3 Know thyself
Who are you? Why are you doing what you’re doing? Are you happy doing it, and, if not, why are you doing it?
Okay, so you work for a business or association and you have a five-word title, or aspire to have one – manager/senior manager/director/vice president of something and something. The company has you lined up to be on an MBO (management by objectives) plan and, sometime in the future you may be eligible for a car allowance, stock options, and more.
You have arrived. Or plan to do so quickly.
Before you get too cocky, check your image in the mirror. Do you see an aura of success (regal purple with gold piping) around your body? A competent manager whose reassuring smile bespeaks volumes of positive accolades from co-workers and high-level management? Confidence you can sell by the pound?
Let’s take it for granted: You are a confident manager. Your walk, talk, and mannerisms portray success for all to see.
Look at me! Please! Now! I am the picture of success! If not quite yet, soon!
But, confidence aside, you have weaknesses. If that comes as a revelation, you are already in trouble. Everyone has weaknesses.
If you were asked to name your top five weaknesses – personal or professional traits that could keep you from climbing the tenuous business ladder more than a few more rungs – what might they be? Have you given any thought to your weaknesses and, if so, are you confident enough to name them aloud? (And in a room with a closed door doesn’t count.)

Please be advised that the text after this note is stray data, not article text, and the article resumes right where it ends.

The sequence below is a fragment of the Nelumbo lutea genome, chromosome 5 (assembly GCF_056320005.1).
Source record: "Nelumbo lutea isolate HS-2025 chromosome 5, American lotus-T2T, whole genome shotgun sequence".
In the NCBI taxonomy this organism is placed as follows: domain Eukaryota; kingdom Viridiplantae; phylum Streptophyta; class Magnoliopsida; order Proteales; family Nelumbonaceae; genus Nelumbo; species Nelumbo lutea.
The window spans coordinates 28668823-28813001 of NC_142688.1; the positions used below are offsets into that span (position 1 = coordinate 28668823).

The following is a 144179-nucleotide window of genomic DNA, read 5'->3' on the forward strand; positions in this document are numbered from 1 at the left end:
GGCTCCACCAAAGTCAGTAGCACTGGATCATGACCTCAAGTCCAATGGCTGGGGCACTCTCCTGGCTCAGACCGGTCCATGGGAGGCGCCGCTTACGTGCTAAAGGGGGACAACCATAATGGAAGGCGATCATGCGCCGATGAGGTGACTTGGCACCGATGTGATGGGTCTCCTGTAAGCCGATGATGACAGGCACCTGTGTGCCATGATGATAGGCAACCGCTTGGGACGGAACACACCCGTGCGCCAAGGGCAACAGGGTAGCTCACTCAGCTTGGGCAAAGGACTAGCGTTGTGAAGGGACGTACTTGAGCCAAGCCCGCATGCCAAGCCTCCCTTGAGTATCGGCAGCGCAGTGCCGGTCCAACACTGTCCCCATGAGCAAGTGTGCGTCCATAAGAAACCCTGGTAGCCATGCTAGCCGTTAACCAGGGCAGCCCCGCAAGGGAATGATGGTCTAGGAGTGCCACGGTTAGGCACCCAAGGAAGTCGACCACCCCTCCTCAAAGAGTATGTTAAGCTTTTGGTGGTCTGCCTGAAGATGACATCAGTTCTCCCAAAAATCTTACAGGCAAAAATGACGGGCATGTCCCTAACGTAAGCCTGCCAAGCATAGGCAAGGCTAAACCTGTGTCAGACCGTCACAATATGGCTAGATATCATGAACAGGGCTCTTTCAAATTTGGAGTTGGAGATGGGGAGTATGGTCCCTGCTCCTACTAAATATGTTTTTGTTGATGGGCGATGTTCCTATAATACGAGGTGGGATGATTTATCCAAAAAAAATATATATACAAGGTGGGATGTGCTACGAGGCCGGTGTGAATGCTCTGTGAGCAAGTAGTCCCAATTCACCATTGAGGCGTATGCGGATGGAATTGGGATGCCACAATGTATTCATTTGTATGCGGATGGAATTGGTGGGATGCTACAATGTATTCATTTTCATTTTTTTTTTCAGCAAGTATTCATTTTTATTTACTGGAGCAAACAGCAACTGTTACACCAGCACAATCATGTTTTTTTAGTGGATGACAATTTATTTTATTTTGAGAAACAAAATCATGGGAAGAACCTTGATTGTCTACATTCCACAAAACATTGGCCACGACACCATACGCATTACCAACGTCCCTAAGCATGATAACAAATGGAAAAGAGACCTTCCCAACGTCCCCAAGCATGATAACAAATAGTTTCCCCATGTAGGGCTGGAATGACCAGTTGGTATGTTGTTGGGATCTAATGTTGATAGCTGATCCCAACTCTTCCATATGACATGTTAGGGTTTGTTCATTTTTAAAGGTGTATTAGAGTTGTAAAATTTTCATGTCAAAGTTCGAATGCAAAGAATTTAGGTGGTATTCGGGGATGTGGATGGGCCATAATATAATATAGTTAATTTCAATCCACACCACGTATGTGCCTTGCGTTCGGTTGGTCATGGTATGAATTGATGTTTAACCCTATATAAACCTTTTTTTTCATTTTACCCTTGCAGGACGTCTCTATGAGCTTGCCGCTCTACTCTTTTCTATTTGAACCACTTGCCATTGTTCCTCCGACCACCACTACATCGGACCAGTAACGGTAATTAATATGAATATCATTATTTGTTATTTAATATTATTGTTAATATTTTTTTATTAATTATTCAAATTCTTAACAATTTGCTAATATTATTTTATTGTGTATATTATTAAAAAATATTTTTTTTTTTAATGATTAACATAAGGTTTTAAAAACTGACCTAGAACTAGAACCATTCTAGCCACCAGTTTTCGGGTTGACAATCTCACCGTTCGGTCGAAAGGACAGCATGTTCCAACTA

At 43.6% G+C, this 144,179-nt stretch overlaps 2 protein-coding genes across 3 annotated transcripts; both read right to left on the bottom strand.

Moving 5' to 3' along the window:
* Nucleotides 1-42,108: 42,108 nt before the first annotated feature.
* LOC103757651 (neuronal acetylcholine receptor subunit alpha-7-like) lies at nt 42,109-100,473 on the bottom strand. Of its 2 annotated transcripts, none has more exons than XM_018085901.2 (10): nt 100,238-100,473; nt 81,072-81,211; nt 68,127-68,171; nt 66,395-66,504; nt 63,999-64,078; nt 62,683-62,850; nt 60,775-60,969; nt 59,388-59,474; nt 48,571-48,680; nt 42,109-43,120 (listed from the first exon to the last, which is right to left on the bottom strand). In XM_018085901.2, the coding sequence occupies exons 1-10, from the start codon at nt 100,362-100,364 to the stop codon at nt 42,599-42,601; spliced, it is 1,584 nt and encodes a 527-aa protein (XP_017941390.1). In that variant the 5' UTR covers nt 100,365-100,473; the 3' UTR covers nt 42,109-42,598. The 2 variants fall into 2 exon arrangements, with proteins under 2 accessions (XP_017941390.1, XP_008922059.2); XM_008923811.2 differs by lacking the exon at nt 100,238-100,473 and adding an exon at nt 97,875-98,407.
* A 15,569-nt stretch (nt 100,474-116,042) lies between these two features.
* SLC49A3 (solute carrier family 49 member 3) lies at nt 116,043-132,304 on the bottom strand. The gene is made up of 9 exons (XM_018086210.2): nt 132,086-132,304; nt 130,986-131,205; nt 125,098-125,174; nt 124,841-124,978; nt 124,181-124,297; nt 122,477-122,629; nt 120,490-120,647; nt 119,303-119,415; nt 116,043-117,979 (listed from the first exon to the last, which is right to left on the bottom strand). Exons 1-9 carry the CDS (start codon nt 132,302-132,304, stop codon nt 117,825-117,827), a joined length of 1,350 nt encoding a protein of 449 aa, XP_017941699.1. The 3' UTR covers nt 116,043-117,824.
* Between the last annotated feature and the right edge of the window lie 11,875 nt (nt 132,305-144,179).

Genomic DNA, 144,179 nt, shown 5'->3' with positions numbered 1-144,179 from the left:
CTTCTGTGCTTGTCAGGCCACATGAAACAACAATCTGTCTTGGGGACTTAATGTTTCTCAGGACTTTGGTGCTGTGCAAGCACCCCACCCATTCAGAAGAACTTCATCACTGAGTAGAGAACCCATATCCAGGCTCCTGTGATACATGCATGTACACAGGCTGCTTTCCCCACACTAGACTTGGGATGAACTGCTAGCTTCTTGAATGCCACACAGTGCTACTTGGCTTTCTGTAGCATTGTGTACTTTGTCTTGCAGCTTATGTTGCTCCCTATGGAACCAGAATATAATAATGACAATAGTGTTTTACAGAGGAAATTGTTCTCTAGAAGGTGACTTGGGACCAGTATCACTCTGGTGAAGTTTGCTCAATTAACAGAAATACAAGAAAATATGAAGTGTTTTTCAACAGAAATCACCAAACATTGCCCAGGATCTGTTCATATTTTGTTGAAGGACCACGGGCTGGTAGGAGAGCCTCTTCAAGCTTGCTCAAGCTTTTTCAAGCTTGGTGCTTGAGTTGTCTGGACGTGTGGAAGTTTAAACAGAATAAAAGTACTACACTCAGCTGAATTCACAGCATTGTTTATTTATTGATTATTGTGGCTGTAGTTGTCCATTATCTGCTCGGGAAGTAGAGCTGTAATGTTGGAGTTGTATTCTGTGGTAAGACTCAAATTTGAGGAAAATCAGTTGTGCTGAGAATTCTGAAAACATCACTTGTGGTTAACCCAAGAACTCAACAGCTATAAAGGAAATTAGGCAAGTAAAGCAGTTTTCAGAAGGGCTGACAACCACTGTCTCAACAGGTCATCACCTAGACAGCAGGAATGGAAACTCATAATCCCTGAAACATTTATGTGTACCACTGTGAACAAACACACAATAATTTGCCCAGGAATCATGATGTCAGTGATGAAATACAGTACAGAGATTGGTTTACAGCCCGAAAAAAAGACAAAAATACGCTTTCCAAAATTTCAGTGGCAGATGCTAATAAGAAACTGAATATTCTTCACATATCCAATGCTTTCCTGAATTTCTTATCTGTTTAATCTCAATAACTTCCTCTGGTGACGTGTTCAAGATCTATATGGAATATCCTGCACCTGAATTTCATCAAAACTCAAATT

More importantly, do others – co-workers, supervisors, top management – know your weaknesses? Do they hope you have what it takes to minimize them, or turn them into strengths? Are they waiting for you to overcome them? Or do they simply not care one way or the other?
Far too many managers don’t take the time or have the inclination to focus on the traits that carved the career path to their present positions. And those same managers usually are not interested in the kind of self-analysis that will help them to determine whether those traits can get them to their personal and professional goals.
To attain success, self-analysis is not only a fundamental rite of passage; it is a necessity. There is nothing tougher for a person than self-analysis. To many, the mere suggestion may be as scary as thinking about sliding naked down a giant razor blade.
Some psychologists claim an objective self-analysis is impossible. It is in their best interests to think so, and to promote that premise.They are right in one respect: There are people who can’t see their own weaknesses; therefore, they don’t believe they exist. Such people are wrong — but then, they are the people who won’t admit they make mistakes, either.
While it is an extremely uncomfortable undertaking, looking at yourself in the psyche mirror with an objective eye is possible. It takes a strong heart, a stronger will, a solid mind, a strong sense of self-worth, and an understanding of how stripping away personal veneer can be a cathartic experience — not an embarrassing one.
Take a chance. Strip away your emotional veneer and see what lies underneath.
Spend the time and make an emotional commitment to analyze yourself before someone with a bigger title does it for you.